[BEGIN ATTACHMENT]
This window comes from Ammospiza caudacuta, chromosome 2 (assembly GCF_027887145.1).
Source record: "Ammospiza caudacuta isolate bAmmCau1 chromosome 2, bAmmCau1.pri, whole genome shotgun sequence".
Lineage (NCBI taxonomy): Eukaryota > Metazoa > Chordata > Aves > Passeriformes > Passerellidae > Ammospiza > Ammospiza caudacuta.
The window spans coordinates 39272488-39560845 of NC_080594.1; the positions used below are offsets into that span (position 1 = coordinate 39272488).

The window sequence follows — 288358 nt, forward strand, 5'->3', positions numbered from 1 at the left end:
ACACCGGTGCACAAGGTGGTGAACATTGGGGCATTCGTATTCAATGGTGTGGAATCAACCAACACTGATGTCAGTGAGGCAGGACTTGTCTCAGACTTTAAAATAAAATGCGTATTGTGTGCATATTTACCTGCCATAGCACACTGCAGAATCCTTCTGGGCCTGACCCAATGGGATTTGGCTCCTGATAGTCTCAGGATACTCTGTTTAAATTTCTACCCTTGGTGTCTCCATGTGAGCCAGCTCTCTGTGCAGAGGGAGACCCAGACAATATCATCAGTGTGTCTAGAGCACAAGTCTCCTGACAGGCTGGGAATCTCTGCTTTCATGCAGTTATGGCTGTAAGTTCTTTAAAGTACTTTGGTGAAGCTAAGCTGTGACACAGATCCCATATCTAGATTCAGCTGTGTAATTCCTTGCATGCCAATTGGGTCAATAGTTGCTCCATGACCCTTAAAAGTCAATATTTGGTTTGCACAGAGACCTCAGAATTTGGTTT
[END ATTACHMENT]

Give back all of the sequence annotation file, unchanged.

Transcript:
This window comes from Ammospiza caudacuta, chromosome 2 (assembly GCF_027887145.1).
Source record: "Ammospiza caudacuta isolate bAmmCau1 chromosome 2, bAmmCau1.pri, whole genome shotgun sequence".
Lineage (NCBI taxonomy): Eukaryota > Metazoa > Chordata > Aves > Passeriformes > Passerellidae > Ammospiza > Ammospiza caudacuta.
The window spans coordinates 39272488-39560845 of NC_080594.1; the positions used below are offsets into that span (position 1 = coordinate 39272488).

The window sequence follows — 288358 nt, forward strand, 5'->3', positions numbered from 1 at the left end:
ACACCGGTGCACAAGGTGGTGAACATTGGGGCATTCGTATTCAATGGTGTGGAATCAACCAACACTGATGTCAGTGAGGCAGGACTTGTCTCAGACTTTAAAATAAAATGCGTATTGTGTGCATATTTACCTGCCATAGCACACTGCAGAATCCTTCTGGGCCTGACCCAATGGGATTTGGCTCCTGATAGTCTCAGGATACTCTGTTTAAATTTCTACCCTTGGTGTCTCCATGTGAGCCAGCTCTCTGTGCAGAGGGAGACCCAGACAATATCATCAGTGTGTCTAGAGCACAAGTCTCCTGACAGGCTGGGAATCTCTGCTTTCATGCAGTTATGGCTGTAAGTTCTTTAAAGTACTTTGGTGAAGCTAAGCTGTGACACAGATCCCATATCTAGATTCAGCTGTGTAATTCCTTGCATGCCAATTGGGTCAATAGTTGCTCCATGACCCTTAAAAGTCAATATTTGGTTTGCACAGAGACCTCAGAATTTGGTTT